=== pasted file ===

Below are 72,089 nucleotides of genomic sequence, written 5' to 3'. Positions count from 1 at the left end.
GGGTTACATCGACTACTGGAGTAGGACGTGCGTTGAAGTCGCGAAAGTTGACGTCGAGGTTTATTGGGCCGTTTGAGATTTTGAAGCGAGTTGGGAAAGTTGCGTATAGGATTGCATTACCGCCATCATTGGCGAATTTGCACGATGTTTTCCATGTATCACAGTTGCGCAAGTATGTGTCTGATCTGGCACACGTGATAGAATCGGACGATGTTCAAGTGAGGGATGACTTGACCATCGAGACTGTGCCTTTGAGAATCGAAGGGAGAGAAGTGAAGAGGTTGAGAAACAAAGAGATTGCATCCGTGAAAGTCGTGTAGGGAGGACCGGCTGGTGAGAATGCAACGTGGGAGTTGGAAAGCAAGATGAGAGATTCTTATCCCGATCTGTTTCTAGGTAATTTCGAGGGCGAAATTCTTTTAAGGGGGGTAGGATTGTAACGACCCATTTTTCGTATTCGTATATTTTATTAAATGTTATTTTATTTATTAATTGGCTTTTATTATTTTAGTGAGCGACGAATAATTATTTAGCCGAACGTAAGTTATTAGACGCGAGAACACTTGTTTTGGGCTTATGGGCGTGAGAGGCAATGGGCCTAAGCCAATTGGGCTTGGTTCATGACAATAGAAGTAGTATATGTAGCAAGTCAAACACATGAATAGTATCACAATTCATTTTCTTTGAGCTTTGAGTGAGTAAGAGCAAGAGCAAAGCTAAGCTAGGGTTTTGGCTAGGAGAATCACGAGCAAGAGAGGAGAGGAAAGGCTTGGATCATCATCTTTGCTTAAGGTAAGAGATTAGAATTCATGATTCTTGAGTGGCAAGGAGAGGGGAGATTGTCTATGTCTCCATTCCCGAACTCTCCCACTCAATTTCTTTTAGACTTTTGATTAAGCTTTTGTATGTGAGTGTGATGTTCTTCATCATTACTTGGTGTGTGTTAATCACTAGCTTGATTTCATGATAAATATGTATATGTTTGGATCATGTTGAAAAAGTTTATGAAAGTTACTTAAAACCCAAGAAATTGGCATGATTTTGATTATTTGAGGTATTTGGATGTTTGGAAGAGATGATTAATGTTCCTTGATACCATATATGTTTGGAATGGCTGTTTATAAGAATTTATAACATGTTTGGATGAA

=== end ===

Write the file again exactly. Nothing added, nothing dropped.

Below are 72,089 nucleotides of genomic sequence, written 5' to 3'. Positions count from 1 at the left end.
GGGTTACATCGACTACTGGAGTAGGACGTGCGTTGAAGTCGCGAAAGTTGACGTCGAGGTTTATTGGGCCGTTTGAGATTTTGAAGCGAGTTGGGAAAGTTGCGTATAGGATTGCATTACCGCCATCATTGGCGAATTTGCACGATGTTTTCCATGTATCACAGTTGCGCAAGTATGTGTCTGATCTGGCACACGTGATAGAATCGGACGATGTTCAAGTGAGGGATGACTTGACCATCGAGACTGTGCCTTTGAGAATCGAAGGGAGAGAAGTGAAGAGGTTGAGAAACAAAGAGATTGCATCCGTGAAAGTCGTGTAGGGAGGACCGGCTGGTGAGAATGCAACGTGGGAGTTGGAAAGCAAGATGAGAGATTCTTATCCCGATCTGTTTCTAGGTAATTTCGAGGGCGAAATTCTTTTAAGGGGGGTAGGATTGTAACGACCCATTTTTCGTATTCGTATATTTTATTAAATGTTATTTTATTTATTAATTGGCTTTTATTATTTTAGTGAGCGACGAATAATTATTTAGCCGAACGTAAGTTATTAGACGCGAGAACACTTGTTTTGGGCTTATGGGCGTGAGAGGCAATGGGCCTAAGCCAATTGGGCTTGGTTCATGACAATAGAAGTAGTATATGTAGCAAGTCAAACACATGAATAGTATCACAATTCATTTTCTTTGAGCTTTGAGTGAGTAAGAGCAAGAGCAAAGCTAAGCTAGGGTTTTGGCTAGGAGAATCACGAGCAAGAGAGGAGAGGAAAGGCTTGGATCATCATCTTTGCTTAAGGTAAGAGATTAGAATTCATGATTCTTGAGTGGCAAGGAGAGGGGAGATTGTCTATGTCTCCATTCCCGAACTCTCCCACTCAATTTCTTTTAGACTTTTGATTAAGCTTTTGTATGTGAGTGTGATGTTCTTCATCATTACTTGGTGTGTGTTAATCACTAGCTTGATTTCATGATAAATATGTATATGTTTGGATCATGTTGAAAAAGTTTATGAAAGTTACTTAAAACCCAAGAAATTGGCATGATTTTGATTATTTGAGGTATTTGGATGTTTGGAAGAGATGATTAATGTTCCTTGATACCATATATGTTTGGAATGGCTGTTTATAAGAATTTATAACATGTTTGGATGAA